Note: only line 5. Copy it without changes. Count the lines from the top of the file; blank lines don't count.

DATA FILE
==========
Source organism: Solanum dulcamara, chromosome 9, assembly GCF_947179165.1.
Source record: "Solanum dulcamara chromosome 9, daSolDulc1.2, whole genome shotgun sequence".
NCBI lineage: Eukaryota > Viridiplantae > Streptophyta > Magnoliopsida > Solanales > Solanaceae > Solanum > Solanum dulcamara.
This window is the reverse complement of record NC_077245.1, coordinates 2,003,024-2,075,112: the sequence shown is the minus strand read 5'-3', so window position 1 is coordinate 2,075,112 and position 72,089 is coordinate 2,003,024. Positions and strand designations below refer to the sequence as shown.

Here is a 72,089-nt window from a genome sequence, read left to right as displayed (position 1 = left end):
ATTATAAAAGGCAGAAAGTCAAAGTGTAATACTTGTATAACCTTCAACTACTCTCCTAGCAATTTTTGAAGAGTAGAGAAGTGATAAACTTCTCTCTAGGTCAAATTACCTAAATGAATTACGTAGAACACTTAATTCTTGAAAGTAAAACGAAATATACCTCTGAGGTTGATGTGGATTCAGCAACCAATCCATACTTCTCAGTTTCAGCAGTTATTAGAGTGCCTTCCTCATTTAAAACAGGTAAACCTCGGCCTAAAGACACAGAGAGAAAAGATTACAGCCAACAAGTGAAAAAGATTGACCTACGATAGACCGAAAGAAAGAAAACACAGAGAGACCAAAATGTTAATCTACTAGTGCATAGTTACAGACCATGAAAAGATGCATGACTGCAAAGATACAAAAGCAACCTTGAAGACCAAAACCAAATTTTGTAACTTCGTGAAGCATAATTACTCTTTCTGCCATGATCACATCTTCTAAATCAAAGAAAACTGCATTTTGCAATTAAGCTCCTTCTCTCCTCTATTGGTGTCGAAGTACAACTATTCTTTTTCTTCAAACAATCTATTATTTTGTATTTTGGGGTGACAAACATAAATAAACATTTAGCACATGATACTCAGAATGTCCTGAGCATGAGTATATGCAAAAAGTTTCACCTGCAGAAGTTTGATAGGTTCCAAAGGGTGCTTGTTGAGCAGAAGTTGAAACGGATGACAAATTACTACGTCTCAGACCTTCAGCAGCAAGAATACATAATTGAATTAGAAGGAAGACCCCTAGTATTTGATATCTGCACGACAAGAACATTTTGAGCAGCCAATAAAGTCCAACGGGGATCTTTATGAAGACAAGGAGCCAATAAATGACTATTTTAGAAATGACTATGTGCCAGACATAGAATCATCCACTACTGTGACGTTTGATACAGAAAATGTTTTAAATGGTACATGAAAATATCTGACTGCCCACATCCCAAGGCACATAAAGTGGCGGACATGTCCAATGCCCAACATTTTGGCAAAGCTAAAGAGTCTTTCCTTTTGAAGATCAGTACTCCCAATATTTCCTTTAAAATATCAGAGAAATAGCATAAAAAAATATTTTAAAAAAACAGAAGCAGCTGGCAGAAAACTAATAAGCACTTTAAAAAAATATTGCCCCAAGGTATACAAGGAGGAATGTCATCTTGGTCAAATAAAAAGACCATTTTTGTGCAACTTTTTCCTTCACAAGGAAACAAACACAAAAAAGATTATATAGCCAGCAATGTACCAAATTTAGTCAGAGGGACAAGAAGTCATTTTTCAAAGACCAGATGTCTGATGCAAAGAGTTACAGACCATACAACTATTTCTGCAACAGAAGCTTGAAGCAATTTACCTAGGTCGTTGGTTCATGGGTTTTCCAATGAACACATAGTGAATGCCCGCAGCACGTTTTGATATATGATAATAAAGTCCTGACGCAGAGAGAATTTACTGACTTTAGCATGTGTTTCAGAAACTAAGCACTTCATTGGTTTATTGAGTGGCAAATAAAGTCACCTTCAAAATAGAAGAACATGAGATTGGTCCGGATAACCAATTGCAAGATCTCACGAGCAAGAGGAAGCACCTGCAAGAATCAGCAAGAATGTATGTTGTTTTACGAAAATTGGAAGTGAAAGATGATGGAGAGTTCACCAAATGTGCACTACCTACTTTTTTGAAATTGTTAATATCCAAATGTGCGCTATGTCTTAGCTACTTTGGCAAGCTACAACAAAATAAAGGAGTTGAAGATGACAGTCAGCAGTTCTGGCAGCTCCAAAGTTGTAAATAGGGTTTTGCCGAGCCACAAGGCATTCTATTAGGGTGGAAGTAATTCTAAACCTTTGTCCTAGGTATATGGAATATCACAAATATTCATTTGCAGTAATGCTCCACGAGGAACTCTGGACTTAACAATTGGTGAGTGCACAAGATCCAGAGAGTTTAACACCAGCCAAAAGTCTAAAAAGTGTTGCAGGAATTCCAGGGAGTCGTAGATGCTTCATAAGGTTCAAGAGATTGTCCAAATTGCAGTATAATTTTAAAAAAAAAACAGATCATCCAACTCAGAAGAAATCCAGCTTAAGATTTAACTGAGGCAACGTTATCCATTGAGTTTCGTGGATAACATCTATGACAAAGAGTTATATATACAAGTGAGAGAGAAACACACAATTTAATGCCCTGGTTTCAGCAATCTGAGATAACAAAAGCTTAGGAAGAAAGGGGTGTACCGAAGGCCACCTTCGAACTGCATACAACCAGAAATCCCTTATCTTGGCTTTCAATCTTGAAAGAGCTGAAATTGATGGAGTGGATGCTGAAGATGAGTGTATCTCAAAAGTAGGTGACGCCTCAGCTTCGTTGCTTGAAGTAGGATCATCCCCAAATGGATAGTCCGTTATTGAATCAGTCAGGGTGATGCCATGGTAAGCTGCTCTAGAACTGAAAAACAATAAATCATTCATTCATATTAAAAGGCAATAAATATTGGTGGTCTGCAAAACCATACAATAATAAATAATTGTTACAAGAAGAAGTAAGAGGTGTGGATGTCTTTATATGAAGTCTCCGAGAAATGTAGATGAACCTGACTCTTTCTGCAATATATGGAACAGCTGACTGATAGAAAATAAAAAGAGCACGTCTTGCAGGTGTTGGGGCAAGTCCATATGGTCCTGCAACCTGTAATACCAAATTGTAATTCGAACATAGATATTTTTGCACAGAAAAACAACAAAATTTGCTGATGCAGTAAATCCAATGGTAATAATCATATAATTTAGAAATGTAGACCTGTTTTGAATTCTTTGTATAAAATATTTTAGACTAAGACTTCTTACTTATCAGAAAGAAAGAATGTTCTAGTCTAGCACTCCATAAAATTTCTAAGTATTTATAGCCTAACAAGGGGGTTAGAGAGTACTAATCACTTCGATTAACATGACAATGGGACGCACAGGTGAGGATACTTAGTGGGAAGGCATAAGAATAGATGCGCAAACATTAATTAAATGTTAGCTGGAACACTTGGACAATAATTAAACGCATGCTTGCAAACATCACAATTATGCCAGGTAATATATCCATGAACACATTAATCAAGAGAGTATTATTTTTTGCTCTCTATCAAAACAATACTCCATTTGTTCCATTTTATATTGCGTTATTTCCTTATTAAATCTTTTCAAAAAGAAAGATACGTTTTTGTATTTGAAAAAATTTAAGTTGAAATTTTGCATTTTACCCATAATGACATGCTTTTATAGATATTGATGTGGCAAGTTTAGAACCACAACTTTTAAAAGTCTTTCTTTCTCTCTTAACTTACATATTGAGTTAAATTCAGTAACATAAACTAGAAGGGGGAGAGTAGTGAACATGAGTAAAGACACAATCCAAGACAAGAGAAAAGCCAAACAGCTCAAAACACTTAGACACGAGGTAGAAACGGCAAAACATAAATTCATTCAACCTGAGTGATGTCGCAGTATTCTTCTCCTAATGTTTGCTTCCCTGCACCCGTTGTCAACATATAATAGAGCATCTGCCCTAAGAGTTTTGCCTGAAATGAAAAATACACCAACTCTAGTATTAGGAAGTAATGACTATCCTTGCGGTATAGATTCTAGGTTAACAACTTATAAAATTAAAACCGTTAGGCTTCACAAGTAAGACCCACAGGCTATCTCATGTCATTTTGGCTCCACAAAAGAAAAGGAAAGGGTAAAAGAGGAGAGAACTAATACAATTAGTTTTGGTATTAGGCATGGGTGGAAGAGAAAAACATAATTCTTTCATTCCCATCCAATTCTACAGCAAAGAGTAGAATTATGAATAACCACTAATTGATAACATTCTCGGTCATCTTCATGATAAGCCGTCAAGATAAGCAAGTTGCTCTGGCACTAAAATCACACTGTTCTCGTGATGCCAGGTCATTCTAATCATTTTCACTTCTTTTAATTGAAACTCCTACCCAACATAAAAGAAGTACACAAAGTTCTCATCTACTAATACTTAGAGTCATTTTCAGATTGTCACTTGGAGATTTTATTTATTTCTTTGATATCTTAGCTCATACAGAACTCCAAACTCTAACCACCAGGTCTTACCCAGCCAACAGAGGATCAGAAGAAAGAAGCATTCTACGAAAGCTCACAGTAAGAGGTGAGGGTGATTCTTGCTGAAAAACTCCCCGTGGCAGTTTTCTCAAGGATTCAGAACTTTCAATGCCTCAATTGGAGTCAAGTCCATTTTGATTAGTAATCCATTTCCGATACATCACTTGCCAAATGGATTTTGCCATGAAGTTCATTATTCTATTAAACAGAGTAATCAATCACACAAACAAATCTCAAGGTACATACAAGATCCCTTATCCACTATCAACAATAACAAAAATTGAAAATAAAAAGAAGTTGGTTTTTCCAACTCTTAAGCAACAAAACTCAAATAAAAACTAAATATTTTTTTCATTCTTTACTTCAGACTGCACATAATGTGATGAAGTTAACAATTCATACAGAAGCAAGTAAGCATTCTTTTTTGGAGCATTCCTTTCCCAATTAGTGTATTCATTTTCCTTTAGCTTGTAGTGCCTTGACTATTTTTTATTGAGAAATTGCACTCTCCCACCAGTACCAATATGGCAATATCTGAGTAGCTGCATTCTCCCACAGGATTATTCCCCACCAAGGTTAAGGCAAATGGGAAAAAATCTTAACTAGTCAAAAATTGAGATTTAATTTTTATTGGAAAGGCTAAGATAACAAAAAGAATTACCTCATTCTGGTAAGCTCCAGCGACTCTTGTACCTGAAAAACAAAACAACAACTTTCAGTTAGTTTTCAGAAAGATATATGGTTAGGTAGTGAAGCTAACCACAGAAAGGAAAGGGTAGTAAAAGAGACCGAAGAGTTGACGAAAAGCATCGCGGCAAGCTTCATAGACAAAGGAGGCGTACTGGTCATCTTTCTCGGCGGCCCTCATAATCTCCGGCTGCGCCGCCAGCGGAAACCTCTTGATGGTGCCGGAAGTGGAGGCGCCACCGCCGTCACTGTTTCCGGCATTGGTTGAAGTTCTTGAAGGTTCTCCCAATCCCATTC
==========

Here is a 72,089-nt window from a genome sequence, read left to right as displayed (position 1 = left end):